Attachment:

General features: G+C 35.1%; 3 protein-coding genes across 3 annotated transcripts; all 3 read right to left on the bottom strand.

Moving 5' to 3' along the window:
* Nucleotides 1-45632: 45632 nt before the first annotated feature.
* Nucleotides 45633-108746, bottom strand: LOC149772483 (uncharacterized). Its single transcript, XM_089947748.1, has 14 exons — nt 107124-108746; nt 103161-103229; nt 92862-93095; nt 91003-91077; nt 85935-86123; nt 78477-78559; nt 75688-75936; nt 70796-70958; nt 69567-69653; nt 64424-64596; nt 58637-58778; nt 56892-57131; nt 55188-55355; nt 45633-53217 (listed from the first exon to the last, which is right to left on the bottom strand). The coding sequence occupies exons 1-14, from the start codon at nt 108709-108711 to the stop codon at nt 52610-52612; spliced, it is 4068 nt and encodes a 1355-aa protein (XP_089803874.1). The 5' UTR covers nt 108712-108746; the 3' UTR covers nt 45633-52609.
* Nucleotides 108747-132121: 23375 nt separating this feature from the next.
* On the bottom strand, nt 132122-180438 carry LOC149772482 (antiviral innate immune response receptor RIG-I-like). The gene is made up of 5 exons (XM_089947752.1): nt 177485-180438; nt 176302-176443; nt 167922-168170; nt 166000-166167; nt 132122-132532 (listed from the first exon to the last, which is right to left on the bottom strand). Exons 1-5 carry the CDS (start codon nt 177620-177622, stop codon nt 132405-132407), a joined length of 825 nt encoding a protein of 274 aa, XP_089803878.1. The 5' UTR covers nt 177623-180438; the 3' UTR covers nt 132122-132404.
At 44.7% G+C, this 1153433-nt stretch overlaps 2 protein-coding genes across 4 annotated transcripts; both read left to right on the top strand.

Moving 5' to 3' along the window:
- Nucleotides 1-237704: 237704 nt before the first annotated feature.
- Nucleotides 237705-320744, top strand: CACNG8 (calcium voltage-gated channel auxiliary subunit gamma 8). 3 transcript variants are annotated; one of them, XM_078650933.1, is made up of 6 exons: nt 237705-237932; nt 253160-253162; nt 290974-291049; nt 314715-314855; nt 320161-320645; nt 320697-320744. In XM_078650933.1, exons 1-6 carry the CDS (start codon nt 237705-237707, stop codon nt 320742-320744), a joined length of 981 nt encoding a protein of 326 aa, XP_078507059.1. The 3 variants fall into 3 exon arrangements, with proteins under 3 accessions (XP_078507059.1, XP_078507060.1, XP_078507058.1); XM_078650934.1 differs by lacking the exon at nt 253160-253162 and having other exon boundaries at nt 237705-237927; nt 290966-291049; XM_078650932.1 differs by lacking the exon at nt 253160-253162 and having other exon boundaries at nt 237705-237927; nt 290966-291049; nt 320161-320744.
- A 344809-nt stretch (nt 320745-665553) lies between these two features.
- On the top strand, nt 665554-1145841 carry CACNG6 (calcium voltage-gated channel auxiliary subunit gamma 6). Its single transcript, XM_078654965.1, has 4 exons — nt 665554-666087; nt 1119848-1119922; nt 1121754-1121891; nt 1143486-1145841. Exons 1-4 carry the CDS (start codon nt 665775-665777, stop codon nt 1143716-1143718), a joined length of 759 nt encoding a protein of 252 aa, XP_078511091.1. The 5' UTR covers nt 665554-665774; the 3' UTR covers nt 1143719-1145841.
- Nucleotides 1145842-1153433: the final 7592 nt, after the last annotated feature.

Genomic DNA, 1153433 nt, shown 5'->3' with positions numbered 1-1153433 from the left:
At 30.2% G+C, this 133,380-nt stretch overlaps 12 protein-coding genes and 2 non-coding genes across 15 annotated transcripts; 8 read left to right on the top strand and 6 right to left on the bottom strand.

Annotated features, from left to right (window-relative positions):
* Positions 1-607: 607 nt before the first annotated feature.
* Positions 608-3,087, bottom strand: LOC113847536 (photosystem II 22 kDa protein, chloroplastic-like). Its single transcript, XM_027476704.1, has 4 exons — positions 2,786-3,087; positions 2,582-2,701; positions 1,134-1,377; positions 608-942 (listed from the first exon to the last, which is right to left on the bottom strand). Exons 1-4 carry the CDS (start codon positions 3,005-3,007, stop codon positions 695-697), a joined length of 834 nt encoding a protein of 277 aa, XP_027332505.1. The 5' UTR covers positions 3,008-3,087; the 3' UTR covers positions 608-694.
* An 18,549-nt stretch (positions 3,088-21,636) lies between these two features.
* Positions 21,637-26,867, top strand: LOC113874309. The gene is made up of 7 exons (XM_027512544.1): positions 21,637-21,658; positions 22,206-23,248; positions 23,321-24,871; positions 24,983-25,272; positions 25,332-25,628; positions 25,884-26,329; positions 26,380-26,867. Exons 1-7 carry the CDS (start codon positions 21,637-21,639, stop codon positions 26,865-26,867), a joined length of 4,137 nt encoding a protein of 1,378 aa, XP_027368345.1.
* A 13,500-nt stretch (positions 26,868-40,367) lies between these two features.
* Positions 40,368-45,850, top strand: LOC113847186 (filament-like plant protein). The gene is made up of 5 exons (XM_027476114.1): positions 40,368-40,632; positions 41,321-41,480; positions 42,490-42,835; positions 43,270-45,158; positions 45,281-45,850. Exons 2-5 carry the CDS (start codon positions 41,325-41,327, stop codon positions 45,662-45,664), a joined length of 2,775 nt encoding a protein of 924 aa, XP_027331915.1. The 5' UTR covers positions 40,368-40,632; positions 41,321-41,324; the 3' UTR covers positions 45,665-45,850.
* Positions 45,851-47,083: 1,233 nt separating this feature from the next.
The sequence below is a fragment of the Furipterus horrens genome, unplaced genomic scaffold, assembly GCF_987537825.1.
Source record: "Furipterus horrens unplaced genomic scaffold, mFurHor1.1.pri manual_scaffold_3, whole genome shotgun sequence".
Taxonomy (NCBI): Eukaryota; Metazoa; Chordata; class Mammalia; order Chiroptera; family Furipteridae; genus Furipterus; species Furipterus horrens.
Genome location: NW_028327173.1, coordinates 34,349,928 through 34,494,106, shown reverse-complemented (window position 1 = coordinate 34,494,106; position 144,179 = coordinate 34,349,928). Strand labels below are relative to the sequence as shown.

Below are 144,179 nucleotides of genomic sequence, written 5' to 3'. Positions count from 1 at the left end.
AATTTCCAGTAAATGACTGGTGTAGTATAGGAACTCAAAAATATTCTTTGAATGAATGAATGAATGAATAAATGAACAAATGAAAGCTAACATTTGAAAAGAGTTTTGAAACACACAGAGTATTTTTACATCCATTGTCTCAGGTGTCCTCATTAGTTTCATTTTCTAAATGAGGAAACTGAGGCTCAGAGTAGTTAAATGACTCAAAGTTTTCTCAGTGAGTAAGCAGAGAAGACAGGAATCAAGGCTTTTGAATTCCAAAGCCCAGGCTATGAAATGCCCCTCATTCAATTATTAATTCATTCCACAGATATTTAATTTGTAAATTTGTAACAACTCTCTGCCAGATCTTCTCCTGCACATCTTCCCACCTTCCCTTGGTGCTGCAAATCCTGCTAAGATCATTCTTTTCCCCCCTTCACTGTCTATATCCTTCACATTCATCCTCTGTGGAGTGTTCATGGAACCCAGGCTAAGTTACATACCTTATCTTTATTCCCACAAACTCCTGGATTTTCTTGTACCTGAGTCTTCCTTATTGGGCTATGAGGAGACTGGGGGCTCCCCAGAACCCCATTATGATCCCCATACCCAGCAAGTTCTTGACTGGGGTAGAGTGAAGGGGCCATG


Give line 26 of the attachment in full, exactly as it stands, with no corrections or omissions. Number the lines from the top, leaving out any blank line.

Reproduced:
Taxonomy (NCBI): Eukaryota; Metazoa; Chordata; class Mammalia; order Chiroptera; family Furipteridae; genus Furipterus; species Furipterus horrens.